Faith and the absence of God
Is faith the magic quantity that prevents bad stuff from happening? Or is it the quality that enables us to survive and grow when bad stuff does happen?
Is faith what guarantees us a happy, successful, trouble-free life? Or is it what gets us through the times when life is none of those things?
Is faith the happy knowledge that if you’re right with God, keeping up your end of the heavenly bargain, then everything will pretty much work out smoothly, and that God will bless you, keep you safe and answer your prayers?
Or is faith the dogged, gritted-teeth clinging on to trust in God even when he appears to be absent, silent or even against you; when everything’s gone wrong and nothing makes sense and you cry out in vain to an apparently empty universe?
Is faith believing confidently that God will give you what you ask for (if you only ask in the right way and with the right attitude)?
Or is it trusting God that he can give you what you ask for, and will give you what you need as he sees best, even if it looks like the exact opposite of what you were hoping for?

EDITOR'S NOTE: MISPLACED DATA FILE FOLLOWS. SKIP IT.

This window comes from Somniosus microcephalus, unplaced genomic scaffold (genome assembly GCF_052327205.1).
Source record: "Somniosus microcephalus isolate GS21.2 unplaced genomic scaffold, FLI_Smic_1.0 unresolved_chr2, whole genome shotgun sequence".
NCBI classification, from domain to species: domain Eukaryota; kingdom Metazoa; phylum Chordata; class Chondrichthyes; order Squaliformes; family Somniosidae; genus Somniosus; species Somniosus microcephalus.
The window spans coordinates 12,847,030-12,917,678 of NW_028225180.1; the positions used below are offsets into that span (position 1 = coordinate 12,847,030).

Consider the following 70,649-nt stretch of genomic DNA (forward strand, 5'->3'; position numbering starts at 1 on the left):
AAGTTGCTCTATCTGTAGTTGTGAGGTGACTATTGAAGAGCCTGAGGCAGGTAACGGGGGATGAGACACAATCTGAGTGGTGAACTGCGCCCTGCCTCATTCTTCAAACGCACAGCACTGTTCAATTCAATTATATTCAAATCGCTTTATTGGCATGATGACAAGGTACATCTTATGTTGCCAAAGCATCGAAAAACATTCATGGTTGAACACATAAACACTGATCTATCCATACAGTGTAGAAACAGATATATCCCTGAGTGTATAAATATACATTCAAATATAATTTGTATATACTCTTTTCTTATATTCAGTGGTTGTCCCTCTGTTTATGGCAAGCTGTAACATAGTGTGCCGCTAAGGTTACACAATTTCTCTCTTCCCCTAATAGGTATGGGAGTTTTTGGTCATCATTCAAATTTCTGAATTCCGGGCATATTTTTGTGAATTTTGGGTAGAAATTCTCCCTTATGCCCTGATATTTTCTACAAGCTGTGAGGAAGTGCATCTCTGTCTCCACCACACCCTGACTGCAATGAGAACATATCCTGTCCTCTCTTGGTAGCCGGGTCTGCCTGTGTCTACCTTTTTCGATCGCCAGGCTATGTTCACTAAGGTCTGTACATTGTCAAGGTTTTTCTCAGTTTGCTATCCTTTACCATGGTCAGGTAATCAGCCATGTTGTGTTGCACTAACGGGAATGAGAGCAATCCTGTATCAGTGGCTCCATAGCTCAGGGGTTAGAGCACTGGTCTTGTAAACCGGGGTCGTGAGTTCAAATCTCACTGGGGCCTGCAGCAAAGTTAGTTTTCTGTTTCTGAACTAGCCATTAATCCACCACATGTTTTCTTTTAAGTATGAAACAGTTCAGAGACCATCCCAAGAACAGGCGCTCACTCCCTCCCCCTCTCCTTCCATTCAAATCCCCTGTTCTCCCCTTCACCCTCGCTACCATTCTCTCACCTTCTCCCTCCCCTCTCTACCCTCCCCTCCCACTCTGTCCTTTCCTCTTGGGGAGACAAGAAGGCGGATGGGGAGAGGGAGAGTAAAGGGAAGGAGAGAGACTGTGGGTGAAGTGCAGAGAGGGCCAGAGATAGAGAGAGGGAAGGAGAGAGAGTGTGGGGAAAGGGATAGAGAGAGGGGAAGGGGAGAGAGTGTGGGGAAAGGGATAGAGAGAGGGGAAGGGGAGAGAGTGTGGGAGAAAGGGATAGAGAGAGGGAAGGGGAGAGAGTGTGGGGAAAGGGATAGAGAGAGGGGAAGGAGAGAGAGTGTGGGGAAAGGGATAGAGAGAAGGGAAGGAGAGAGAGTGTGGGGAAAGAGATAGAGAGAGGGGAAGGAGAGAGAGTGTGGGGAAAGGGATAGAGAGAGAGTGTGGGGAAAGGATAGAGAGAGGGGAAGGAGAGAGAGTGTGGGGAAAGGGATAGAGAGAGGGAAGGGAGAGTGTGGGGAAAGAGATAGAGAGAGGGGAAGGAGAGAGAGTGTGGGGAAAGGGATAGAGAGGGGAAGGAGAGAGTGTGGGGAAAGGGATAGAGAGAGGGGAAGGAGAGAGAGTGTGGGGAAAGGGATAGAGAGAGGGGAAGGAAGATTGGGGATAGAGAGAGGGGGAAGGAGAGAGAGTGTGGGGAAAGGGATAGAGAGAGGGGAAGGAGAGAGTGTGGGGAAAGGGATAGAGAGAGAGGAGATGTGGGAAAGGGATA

Actually, of course, I think faith can have aspects of both sides of these polar-opposite pairs. There are times when, for some people at least, God seems close and active, when he seems to delight in blessing us and in answering our prayers. If none of us ever experienced anything like this, I suspect there wouldn’t be all that many believers around. But sadly I don’t think it’s the norm, or what we can expect most of the time.
I’ve never much liked the story/poem/thing ‘Footprints’ – the one that starts ‘One night a man had a dream…’ and goes on about the two parallel sets of footprints in the sand, one the man’s, one God’s. As you’ll recall, the man notices that at the darkest times in the man’s life, there’s only one set of footprints and, hurt, he asks ‘Lord, why did you leave me at the bad times?’
To which God for some reason doesn’t reply (as per Job) ‘Who is this that darkens my counsel with words without understanding?’ Rather he says something horrendously cheesy like ‘My precious, precious child, I love you and would never leave you. Where there is only set of footprints, it was then that I carried you.’ All lovely, and we’re meant to go away feeling cosy and cared for.